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Today, U.K.-based post-quantum cryptography provider PQShield announced it had raised $20 million in series A funding to enhance product development and expand internationally.
The move comes amid growing concerns that quantum computers will eventually have the processing power to decode the encryption keys that uphold everything from bitcoin to secure applications, end-to-end messaging services, and even national intelligence.
While it will be years before quantum computers have the capacity to decode encryption keys, it’s enough of a concern that the U.S. National Institute of Standards and Technology (NIST) is developing a process for migrating to post-quantum cryptography.
Post-quantum cryptography security solutions like PQShield will offer technical decision-makers and organizations a future-proof encryption that can’t be easily broken by quantum computers.
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The need for post-quantum cryptography
As quantum computers develop, there is an emerging need for post-quantum cryptography to prevent these devices from having the ability to decrypt secure applications at will.
“Although today’s quantum computers lack the processing power to break through today’s cryptography, the technology is developing at pace. Intelligence agencies are concerned that, in the wrong hands, a powerful quantum computer could pose a devastating threat to global security. The question is not if, but when,” said PQShield’s CEO and founder Ali El Kaafarani.
“Today, virtually every organization, government, and device in the world relies on public-key cryptography that will be rendered useless by large-scale quantum computers. The vast processing power of quantum machines will easily solve the mathematical problems underpinning these public-key algorithms, putting sensitive information at risk,” he said.
That means a quantum computer used by a cyber gang or state-sponsored entity could run a mock hacking into systems, decrypting the encryption mechanisms used by entities such as collaboration platforms, government agencies, and national intelligence databases.
PQShield is addressing this challenge by developing secure cryptographic solutions for messaging platforms, apps, and mobile technologies, as well as smart cards and embedded security chips, to protect sensitive data from quantum computers.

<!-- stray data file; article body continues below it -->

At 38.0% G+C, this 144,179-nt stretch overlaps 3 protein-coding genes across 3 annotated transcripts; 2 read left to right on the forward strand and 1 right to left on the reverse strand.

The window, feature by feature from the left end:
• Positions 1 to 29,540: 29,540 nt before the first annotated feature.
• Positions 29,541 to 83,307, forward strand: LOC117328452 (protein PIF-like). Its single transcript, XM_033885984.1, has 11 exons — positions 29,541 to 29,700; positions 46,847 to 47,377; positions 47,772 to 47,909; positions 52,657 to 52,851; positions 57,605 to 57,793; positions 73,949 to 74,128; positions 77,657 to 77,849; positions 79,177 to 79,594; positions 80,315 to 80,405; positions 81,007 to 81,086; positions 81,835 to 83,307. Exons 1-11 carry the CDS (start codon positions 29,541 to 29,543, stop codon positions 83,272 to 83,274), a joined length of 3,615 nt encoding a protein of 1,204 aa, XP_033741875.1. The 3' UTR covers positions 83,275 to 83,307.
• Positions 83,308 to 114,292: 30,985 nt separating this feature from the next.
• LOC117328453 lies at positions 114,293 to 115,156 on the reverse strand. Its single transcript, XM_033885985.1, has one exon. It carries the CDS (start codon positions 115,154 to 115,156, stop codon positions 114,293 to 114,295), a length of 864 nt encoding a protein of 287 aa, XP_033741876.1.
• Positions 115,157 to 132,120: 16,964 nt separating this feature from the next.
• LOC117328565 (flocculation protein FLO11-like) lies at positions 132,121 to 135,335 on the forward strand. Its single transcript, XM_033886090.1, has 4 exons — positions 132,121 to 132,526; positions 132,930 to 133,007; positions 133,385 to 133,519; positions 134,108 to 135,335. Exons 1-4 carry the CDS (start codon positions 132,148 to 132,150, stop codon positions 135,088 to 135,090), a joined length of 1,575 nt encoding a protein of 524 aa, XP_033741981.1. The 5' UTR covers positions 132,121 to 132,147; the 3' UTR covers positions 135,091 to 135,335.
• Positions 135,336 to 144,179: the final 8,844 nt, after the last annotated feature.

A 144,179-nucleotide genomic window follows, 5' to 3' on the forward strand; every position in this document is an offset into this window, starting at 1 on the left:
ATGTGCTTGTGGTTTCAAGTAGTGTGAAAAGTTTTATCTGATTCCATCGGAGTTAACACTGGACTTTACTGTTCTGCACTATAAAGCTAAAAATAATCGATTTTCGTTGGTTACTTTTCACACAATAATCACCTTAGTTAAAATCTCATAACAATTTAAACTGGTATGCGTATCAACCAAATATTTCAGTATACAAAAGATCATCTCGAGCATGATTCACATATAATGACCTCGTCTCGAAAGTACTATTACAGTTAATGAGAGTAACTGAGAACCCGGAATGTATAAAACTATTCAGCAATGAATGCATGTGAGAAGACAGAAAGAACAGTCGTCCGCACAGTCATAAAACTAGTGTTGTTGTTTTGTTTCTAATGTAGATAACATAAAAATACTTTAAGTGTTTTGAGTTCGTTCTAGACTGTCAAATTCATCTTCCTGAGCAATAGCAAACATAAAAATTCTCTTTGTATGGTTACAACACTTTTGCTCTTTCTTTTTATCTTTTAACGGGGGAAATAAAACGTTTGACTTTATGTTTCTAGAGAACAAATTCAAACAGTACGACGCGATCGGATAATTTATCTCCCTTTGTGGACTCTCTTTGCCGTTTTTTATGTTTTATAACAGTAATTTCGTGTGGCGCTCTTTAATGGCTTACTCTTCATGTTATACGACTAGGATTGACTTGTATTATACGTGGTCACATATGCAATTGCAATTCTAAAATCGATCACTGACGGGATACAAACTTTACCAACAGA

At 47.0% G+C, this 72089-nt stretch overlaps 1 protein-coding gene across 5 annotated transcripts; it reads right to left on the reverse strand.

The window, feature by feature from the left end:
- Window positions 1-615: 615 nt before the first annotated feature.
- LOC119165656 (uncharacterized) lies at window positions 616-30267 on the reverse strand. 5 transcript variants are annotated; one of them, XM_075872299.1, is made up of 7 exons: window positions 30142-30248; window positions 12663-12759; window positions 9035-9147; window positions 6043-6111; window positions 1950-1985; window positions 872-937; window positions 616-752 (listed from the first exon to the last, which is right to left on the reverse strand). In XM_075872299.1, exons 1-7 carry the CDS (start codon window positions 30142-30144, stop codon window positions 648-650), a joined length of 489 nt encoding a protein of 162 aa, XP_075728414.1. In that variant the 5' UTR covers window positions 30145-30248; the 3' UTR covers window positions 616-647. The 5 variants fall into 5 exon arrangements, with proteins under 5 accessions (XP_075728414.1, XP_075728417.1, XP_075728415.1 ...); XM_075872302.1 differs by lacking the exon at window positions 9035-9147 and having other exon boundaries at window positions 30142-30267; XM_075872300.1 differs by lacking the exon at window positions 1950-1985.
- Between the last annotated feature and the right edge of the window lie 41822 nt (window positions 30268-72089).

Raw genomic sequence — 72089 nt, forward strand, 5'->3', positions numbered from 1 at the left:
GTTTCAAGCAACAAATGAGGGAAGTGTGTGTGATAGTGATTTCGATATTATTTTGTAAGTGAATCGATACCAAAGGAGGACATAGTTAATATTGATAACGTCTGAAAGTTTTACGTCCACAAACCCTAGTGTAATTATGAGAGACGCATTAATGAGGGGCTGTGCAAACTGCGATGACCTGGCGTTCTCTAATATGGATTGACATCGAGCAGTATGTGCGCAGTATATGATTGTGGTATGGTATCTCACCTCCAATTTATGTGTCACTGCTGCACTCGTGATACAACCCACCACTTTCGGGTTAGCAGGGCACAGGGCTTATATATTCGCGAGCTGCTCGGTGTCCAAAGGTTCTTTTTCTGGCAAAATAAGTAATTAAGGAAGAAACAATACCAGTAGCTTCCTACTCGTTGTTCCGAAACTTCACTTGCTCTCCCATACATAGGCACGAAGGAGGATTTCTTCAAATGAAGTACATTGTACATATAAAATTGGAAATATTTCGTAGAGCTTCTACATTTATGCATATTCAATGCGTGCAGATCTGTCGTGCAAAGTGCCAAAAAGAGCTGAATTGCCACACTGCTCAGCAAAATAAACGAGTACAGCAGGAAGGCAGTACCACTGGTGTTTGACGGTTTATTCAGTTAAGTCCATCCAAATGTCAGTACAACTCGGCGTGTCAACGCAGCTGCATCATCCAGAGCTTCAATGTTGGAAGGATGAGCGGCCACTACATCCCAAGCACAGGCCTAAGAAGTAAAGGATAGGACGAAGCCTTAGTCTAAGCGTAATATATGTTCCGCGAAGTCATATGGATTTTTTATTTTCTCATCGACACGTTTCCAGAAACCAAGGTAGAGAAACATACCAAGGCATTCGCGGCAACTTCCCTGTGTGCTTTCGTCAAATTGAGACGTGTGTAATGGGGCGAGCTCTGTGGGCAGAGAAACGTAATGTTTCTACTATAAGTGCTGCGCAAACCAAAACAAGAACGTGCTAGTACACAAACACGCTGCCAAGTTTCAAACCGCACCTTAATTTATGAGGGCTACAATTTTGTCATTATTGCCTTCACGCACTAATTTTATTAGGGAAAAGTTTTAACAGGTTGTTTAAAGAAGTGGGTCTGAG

A rising force in the post-quantum cryptography market
PQShield is part of the post-quantum cryptography market, which researchers estimate will reach a value of $9.5 billion by 2029 as web browsers replace RSA, ECC, and Diffie-Hellman algorithms with PQC encryption, and as more PQC-as-a-service offerings enter the market.
One of PQShield’s competitors is KETS Quantum Security, which designs quantum-safe communications solutions and recently became part of a £9 million ($12.1 million USD) Data Centre of the Future project designed to fund quantum industrial development in the UK.
Another competitor is Crypto Labs, which recently developed the world’s first space compliant Quantum Random Number Generator to securely encrypt satellite data, after raising £5.5 million ($7.4 million USD) in seed funding the year before.
However, Kaafarani believes that PQShield’s quantum solution stands out from the crowd as a demonstrated quantum-safe cryptography solution.
“With roots in Oxford University’s Mathematical Institute, PQShield is the only cybersecurity company that can demonstrate quantum-safe cryptography on chips, in applications, and in the cloud, by providing ready-made and tailored cryptographic IP secure elements, IoT firmware, public key infrastructure (PKI), server technologies, and end-user applications,” Kaafarani said.
Addition led the funding round for PQShield with participation from investors including Oxford Science Enterprises and Crane.
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